Interesting and talented people from the four corners of the web
- Lisa Herrod
- Tim Harrison
- Max Wheeler
- Patrick Lee
- Dmitry Baranovskiy
- Ben Schwarz
- Craig Mod
- Paul Hagon
- Rob Manson
- Gordon Grace
- Daniel Davis
- Craig Sharkie
- HTML5 Panel
- Simon Pascal Klein
- Dan Rubin
- Naveed Anwar
- Matt Balara
- Jacqui Begbie
- Silvia Pfeiffer
- Michal Migurski
- Mark Nottingham
- Steve Souders
- Neil King
- John Allsopp
- Donna Spencer
- Darren Menachemson
- Michael™ Smith
- Scott Thomas
- James Bridle
- Josh Williams
- Divya Manian
- Tatham Oddie
- Juliette Melton
- Myles Eftos
- Paula Bray
- Knud Möller
- Kenny Johar
- David Gravina
- Grant Young
- Shane Morris
Lisa is the Principal User Experience consultant at Scenario Seven with over ten years of hands-on experience on the web. She has a background in standards based design and development with the last 7 years focusing on design research, usability, accessibility and user experience strategy.
Lisa believes in an inclusive, holistic approach to user experience design that permeates every layer of a site and every role on a team. Her clients range from small, non-profit organisations through to large multinationals such as Macquarie Bank, Microsoft, Sydney Opera House, Qantas and the Brooklyn Museum NYC.
Lisa is an experienced lecturer and conference presenter having spoken at conferences both locally and abroad in the UK, NZ and the US. She’s a sporadic blogger and a crazy lover of whippets, with two little ones of her own…
Follow Lisa on Twitter: @scenariogirl
UK born Tim Harrison is a California based Creative Strategist and new Director for the USA branch of PreviousNext — an Australian web design agency.
Trained in Graphic Design at St. Martins School of Art in London, Tim has worked extensively throughout the UK, Australia and USA as a design “agnostic”; covering a broad range of creative disciplines and industries — including Web Development, Environmental Design, Print & Branding and Music Businesses.
Prior to establishing PreviousNext in the USA, Tim worked for many years as a Creative Director with Apple Inc. and has recently been coaching a start-up program with Stanford University’s acclaimed d.school.
An interaction designer with a passion for emerging technologies, Max believes the web should function as beautifully as it looks. He currently resides in Canberra where he works with Icelab, a media-agnostic design agency with a team of good people.
In his spare time Max takes photographs, travels the world, and builds web applications that do useful things. His latest pet project is Decaf Sucks, a site for helping you to find the good cafés and avoid the bad ones. He also happens to be the current world champion in the sport of beach ultimate.
Follow Max on Twitter: @makenosound
Patrick is a computer programmer and interaction designer. Usually at the same time.
He works for ThoughtWorks.
Follow Patrick on Twitter: @boundvariable
Dmitry has over ten years experience in creating web applications. Having started as a back end developer, more recently he has changed his orientation to front end development and even pure design. These days he spends his working hours as Software Architect at Sencha.
Follow Dmitry on Twitter: @DmitryBranovsk
Ben Schwarz is a well known Melbourne Rubyist who funds his love of good food (at home) and sake (in bars) by designing sophisticated web applications using standards-based technology. More than anything else, he is driven by a maniacal desire to produce not only elegant code, but also beautiful software in the hands of its users.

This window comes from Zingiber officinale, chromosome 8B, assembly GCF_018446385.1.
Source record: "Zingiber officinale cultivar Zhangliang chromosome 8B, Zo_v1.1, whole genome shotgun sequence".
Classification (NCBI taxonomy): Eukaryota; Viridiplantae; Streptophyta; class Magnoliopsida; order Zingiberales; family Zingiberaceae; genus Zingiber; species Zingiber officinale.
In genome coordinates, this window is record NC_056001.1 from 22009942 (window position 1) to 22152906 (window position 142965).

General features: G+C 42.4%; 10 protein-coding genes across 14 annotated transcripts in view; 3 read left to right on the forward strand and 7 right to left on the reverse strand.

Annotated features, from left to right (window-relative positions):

Follow Ben on Twitter: @BenSchwarz
Craig Mod is a writer, designer, publisher and developer concerned with the future of publishing & storytelling.
In 2010 he founded publishing think tank PRE/POST. He is co-author, designer and publisher of Art Space Tokyo. He is also co-founding editor and engineer behind TPUTH.com, co-founder and developer of the storytelling project Hitotoki, and frequent collaborator with Information Architects, Japan. He’s lived in Tokyo for almost a decade and speaks frequently on the future of books and media. He is the worst speller you will ever meet.
Follow Craig on Twitter: @craigmod
Paul is the Senior Web Designer at the National Library of Australia and has been working on the web in cultural institutions since 1999. His job entails a mix of design, coding, and accessibility. He is a thinker and “ideas” man. He finds cultural institutions fascinating because of what they bring to society, they are rich resources of information and provide vast potential for exploring hidden treasures. Paul enjoys making these items available and telling their stories in ways that may not be the most obvious. He likes to use technology in a relevant way to enrich the way we can interact with these resources.
In 2010 Paul was named a “Mover and Shaker” of the library world by Library Journal.
Follow Paul on Twitter: @paulhagon
Rob Manson is Managing Director of MOB, an Innovation Lab based in Sydney. He’s been working with cutting-edge technologies since the early 90s and is focused upon creating tangible experiences that change the way you see technology, business and the world around you.
MOB make complex things easy. They create innovative iPhone, iPad, Mobile and Internet based Applications and have created Augmented Reality (AR) applications and ARt installations for business and consumer markets as well as public display.
MOB’s customers include the Sculpture by the Sea, Sydney Opera House, The Royal Eastershow, IAG, Warner Music, St George, NAB and TEDxSydney.com to name a few.